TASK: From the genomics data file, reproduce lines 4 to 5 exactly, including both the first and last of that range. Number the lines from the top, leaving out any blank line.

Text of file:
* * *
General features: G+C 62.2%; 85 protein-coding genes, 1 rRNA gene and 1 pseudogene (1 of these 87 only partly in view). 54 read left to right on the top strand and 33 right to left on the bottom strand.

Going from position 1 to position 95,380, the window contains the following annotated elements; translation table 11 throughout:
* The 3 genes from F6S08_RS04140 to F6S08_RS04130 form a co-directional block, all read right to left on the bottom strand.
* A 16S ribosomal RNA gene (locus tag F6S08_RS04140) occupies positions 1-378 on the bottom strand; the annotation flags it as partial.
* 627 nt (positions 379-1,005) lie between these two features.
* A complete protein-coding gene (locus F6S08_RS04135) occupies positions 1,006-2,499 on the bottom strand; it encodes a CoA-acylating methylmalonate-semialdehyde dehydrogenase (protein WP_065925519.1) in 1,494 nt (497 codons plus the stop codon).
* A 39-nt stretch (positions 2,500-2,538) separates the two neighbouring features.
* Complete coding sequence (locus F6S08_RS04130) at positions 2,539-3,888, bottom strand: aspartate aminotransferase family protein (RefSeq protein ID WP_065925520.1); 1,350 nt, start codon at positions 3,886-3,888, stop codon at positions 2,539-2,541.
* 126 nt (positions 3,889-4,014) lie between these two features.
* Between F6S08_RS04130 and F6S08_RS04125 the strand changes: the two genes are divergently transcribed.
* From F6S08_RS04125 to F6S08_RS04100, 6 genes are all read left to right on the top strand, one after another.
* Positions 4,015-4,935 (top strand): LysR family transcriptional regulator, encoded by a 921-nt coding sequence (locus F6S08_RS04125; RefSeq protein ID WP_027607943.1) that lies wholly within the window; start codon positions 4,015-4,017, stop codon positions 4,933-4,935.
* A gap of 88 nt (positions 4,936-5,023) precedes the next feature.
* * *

* A 16S ribosomal RNA gene (locus tag F6S08_RS04140) occupies positions 1-378 on the bottom strand; the annotation flags it as partial.
* 627 nt (positions 379-1,005) lie between these two features.